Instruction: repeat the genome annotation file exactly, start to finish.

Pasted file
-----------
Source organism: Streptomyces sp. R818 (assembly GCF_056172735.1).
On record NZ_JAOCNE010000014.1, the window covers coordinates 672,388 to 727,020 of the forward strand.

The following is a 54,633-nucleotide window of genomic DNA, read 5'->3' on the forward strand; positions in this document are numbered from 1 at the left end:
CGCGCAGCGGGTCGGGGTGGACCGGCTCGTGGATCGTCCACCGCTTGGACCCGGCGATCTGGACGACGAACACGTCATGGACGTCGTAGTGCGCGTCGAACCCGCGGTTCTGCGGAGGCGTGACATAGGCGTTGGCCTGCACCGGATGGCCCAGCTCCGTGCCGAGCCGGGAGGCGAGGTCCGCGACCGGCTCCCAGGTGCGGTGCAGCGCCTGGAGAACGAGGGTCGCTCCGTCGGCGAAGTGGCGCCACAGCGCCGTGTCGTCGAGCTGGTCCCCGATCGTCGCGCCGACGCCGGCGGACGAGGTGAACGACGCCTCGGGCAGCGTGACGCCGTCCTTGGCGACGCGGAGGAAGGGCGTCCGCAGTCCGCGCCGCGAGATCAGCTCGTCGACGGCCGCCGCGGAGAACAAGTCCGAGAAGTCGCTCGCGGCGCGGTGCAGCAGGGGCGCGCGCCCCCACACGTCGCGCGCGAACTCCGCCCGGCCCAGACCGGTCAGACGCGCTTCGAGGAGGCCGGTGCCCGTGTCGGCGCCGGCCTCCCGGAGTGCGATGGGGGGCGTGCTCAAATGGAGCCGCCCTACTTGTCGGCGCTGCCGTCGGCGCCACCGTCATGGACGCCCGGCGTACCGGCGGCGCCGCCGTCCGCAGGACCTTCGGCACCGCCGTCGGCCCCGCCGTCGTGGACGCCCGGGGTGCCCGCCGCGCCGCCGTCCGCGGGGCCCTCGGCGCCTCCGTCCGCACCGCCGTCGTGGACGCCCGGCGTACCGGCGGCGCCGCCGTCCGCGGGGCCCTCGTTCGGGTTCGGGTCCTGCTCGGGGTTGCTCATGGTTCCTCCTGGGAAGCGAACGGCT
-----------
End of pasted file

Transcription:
Source organism: Streptomyces sp. R818 (assembly GCF_056172735.1).
On record NZ_JAOCNE010000014.1, the window covers coordinates 672,388 to 727,020 of the forward strand.

The following is a 54,633-nucleotide window of genomic DNA, read 5'->3' on the forward strand; positions in this document are numbered from 1 at the left end:
CGCGCAGCGGGTCGGGGTGGACCGGCTCGTGGATCGTCCACCGCTTGGACCCGGCGATCTGGACGACGAACACGTCATGGACGTCGTAGTGCGCGTCGAACCCGCGGTTCTGCGGAGGCGTGACATAGGCGTTGGCCTGCACCGGATGGCCCAGCTCCGTGCCGAGCCGGGAGGCGAGGTCCGCGACCGGCTCCCAGGTGCGGTGCAGCGCCTGGAGAACGAGGGTCGCTCCGTCGGCGAAGTGGCGCCACAGCGCCGTGTCGTCGAGCTGGTCCCCGATCGTCGCGCCGACGCCGGCGGACGAGGTGAACGACGCCTCGGGCAGCGTGACGCCGTCCTTGGCGACGCGGAGGAAGGGCGTCCGCAGTCCGCGCCGCGAGATCAGCTCGTCGACGGCCGCCGCGGAGAACAAGTCCGAGAAGTCGCTCGCGGCGCGGTGCAGCAGGGGCGCGCGCCCCCACACGTCGCGCGCGAACTCCGCCCGGCCCAGACCGGTCAGACGCGCTTCGAGGAGGCCGGTGCCCGTGTCGGCGCCGGCCTCCCGGAGTGCGATGGGGGGCGTGCTCAAATGGAGCCGCCCTACTTGTCGGCGCTGCCGTCGGCGCCACCGTCATGGACGCCCGGCGTACCGGCGGCGCCGCCGTCCGCAGGACCTTCGGCACCGCCGTCGGCCCCGCCGTCGTGGACGCCCGGGGTGCCCGCCGCGCCGCCGTCCGCGGGGCCCTCGGCGCCTCCGTCCGCACCGCCGTCGTGGACGCCCGGCGTACCGGCGGCGCCGCCGTCCGCGGGGCCCTCGTTCGGGTTCGGGTCCTGCTCGGGGTTGCTCATGGTTCCTCCTGGGAAGCGAACGGCT